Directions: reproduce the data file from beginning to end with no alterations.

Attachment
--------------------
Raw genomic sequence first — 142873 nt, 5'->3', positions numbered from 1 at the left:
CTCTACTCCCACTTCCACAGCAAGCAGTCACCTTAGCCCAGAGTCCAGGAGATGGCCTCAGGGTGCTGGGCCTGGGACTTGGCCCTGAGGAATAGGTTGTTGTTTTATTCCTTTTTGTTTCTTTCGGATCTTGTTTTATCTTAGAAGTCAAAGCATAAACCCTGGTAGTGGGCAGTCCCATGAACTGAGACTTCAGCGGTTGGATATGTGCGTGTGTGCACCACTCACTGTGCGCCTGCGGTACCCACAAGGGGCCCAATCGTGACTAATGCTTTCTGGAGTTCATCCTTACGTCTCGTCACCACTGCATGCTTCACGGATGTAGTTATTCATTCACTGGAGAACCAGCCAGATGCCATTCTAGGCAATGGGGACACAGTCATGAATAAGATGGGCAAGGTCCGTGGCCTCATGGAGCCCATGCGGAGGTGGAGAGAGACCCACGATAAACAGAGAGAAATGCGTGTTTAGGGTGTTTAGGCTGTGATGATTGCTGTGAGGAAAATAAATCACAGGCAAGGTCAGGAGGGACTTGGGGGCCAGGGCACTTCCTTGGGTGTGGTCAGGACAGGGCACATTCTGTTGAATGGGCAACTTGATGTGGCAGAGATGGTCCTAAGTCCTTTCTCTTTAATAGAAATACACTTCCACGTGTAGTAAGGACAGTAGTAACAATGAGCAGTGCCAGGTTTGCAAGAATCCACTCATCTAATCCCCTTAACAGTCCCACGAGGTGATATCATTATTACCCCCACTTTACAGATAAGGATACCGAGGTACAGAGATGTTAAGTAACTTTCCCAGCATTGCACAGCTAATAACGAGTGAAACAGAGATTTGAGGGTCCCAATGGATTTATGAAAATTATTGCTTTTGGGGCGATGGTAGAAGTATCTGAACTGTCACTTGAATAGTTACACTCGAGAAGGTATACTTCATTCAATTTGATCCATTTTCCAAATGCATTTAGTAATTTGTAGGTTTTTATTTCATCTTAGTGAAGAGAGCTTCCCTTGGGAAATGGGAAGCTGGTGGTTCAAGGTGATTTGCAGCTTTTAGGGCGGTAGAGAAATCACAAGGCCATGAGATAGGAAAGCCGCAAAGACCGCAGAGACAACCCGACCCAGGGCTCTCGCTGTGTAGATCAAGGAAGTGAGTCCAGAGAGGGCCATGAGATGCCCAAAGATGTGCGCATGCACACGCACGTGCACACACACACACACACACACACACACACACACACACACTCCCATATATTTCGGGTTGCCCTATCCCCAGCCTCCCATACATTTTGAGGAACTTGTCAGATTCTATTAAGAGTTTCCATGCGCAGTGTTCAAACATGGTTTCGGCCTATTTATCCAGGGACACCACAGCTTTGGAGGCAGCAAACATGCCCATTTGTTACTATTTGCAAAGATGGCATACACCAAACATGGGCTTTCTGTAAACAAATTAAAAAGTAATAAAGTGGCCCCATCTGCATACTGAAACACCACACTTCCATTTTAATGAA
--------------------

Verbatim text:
Raw genomic sequence first — 142873 nt, 5'->3', positions numbered from 1 at the left:
CTCTACTCCCACTTCCACAGCAAGCAGTCACCTTAGCCCAGAGTCCAGGAGATGGCCTCAGGGTGCTGGGCCTGGGACTTGGCCCTGAGGAATAGGTTGTTGTTTTATTCCTTTTTGTTTCTTTCGGATCTTGTTTTATCTTAGAAGTCAAAGCATAAACCCTGGTAGTGGGCAGTCCCATGAACTGAGACTTCAGCGGTTGGATATGTGCGTGTGTGCACCACTCACTGTGCGCCTGCGGTACCCACAAGGGGCCCAATCGTGACTAATGCTTTCTGGAGTTCATCCTTACGTCTCGTCACCACTGCATGCTTCACGGATGTAGTTATTCATTCACTGGAGAACCAGCCAGATGCCATTCTAGGCAATGGGGACACAGTCATGAATAAGATGGGCAAGGTCCGTGGCCTCATGGAGCCCATGCGGAGGTGGAGAGAGACCCACGATAAACAGAGAGAAATGCGTGTTTAGGGTGTTTAGGCTGTGATGATTGCTGTGAGGAAAATAAATCACAGGCAAGGTCAGGAGGGACTTGGGGGCCAGGGCACTTCCTTGGGTGTGGTCAGGACAGGGCACATTCTGTTGAATGGGCAACTTGATGTGGCAGAGATGGTCCTAAGTCCTTTCTCTTTAATAGAAATACACTTCCACGTGTAGTAAGGACAGTAGTAACAATGAGCAGTGCCAGGTTTGCAAGAATCCACTCATCTAATCCCCTTAACAGTCCCACGAGGTGATATCATTATTACCCCCACTTTACAGATAAGGATACCGAGGTACAGAGATGTTAAGTAACTTTCCCAGCATTGCACAGCTAATAACGAGTGAAACAGAGATTTGAGGGTCCCAATGGATTTATGAAAATTATTGCTTTTGGGGCGATGGTAGAAGTATCTGAACTGTCACTTGAATAGTTACACTCGAGAAGGTATACTTCATTCAATTTGATCCATTTTCCAAATGCATTTAGTAATTTGTAGGTTTTTATTTCATCTTAGTGAAGAGAGCTTCCCTTGGGAAATGGGAAGCTGGTGGTTCAAGGTGATTTGCAGCTTTTAGGGCGGTAGAGAAATCACAAGGCCATGAGATAGGAAAGCCGCAAAGACCGCAGAGACAACCCGACCCAGGGCTCTCGCTGTGTAGATCAAGGAAGTGAGTCCAGAGAGGGCCATGAGATGCCCAAAGATGTGCGCATGCACACGCACGTGCACACACACACACACACACACACACACACACACACACACTCCCATATATTTCGGGTTGCCCTATCCCCAGCCTCCCATACATTTTGAGGAACTTGTCAGATTCTATTAAGAGTTTCCATGCGCAGTGTTCAAACATGGTTTCGGCCTATTTATCCAGGGACACCACAGCTTTGGAGGCAGCAAACATGCCCATTTGTTACTATTTGCAAAGATGGCATACACCAAACATGGGCTTTCTGTAAACAAATTAAAAAGTAATAAAGTGGCCCCATCTGCATACTGAAACACCACACTTCCATTTTAATGAA